By: Sanjay Pottinger & Susan Nassiripour
Context & Challenge
Sanjay is an Advisor at a college and Susan works as a teacher trainer at a language school. We are seeking to encourage new teachers, who are students in an orientation, to increase engagement, take intellectual risk, as well as have a sense of inclusion, through our respective online communities. When new instructors join our organizations, they attend a one-day orientation, receiving static information such as policies and procedures, as well as a list of departments and what they do. Some of the teachers are subject matter experts but new to teaching, while others are seasoned instructors. Once the orientation is over, teachers are expected to have enough information to carry out their duties.
Upon completion of orientation, teachers are dispersed throughout their respective schools/programs. This creates a situation where those new to teaching are left to tackle classroom challenges on their own or seek out experienced colleagues in their immediate proximity. Some teachers stick to what they have always done, while others try to be inventive. The challenge in our roles, is to establish how we can create a learning environment where new and existing teachers can leverage each other’s experiences and collaborate across schools/programs, while taking intellectual risk with one another.
After participating in Stanford’s d.School design thinking process, we decided to create a blended orientation, expanding on the existing orientation. We have intentionally designed the in-class curriculum so that new teachers will establish connections with not only each other, but also connect with teachers from different schools/programs, as well, experienced teachers will be a part of orientation, sharing experiences and best practices. This will shift the learning to a student-centered and constructivist approach, which is a better learning methodology to use when exploring complex topics (Ertmer P. A. & Newby T. J., 2013). An online portal with an accompanying app will be created for new and existing teachers to provide a safe space for learning and sharing, with intentional design that facilitates trust and community-building. These tools will be introduced to the group in orientation, with preloaded scenarios that will challenge the teachers to take intellectual risk to solve problems in the forums. These scenarios will be realistic and won’t have a single correct answer, capitalizing on problem-centered learning, that can increase learning and engagement (Merrill, 2002). A follow up synchronous session will occur two days later to further discuss scenarios. Upon completion, the full app will be open to teachers to continue using the collaboration tool.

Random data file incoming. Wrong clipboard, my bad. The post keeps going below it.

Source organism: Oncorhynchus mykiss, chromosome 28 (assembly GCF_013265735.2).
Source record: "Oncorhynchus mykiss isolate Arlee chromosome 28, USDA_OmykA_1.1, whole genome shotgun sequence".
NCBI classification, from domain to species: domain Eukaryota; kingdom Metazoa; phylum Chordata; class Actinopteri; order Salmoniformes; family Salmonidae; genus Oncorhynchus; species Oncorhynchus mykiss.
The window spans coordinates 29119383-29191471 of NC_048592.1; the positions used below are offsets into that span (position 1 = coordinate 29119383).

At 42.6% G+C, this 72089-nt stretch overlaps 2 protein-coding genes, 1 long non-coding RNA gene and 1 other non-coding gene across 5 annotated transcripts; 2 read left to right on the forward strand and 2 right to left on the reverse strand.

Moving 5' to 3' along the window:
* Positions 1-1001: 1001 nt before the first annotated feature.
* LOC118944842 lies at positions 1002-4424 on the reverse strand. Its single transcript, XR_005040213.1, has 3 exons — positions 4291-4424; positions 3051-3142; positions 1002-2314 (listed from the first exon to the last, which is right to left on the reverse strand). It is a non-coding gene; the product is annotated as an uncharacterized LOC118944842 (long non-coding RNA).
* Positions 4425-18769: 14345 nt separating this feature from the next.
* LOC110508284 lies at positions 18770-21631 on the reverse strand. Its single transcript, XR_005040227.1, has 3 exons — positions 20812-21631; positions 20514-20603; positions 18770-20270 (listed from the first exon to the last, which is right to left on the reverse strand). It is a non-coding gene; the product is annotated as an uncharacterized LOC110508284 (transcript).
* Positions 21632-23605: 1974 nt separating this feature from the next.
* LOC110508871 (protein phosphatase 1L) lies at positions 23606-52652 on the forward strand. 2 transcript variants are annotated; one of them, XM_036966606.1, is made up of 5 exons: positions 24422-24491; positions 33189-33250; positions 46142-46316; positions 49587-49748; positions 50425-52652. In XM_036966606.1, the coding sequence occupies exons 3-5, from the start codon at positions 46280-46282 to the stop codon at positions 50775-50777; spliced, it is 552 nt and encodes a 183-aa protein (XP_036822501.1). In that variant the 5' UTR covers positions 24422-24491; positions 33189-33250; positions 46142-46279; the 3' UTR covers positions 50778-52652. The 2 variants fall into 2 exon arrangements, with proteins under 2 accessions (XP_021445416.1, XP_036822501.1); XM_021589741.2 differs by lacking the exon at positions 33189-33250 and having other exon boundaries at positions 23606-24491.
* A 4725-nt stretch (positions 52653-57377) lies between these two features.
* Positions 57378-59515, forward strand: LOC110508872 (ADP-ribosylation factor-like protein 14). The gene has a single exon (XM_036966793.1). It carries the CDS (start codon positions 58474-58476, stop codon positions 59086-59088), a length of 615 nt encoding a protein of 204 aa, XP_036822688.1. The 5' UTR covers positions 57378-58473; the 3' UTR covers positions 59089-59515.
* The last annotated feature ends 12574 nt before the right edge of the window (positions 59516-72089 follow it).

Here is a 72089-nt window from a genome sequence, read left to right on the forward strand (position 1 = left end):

Our proposed app will encourage intellectual risk-taking in an online environment through problem solving activities, while sharing existing and newly developing knowledge. The app will include news, FAQ’s, contacts, curriculum materials and events. Students may wish to join a conversation in a forum, perhaps for idea sharing, or requesting advice. Seasoned employees can assist coworkers by joining discussions in forums. Teachers will be encouraged to participate through a rewards and recognition digital badging system, that will allow one to move through a points-based kudos system, earned through how often and how helpful their responses are. Crichton and Carter (2017) state that teachers often don’t provide enough time for students to process and reflect on what they’ve learned, and that when given the right tools, there are no boundaries in continuing to attain knowledge. We feel that this app will bridge the gap between orientation and continual learning.
We Need Your Help!
Can you see yourself taking intellectual risk during orientation using the digital tools discussed? Would this be a resource you would find engaging beyond orientation?
Crichton, S. & Carter, D. (2017). Taking Making into Classrooms Toolkit. Open School/ITA. Retrieved from https://mytrainingbc.ca/maker/en/toolkit/Taking_Making_into_Classrooms.pdf
Ertmer, P. A., & Newby, T. J. (2013). Behaviorism, cognitivism, constructivism: Comparing critical features from an instructional design perspective. Performance Improvement Quarterly, 26(2), 43-71. doi: 10.1002/piq.21143
Merrill, M. D. (2002). First principles of instruction. Educational Technology Research and Development, 50(3), 43-59.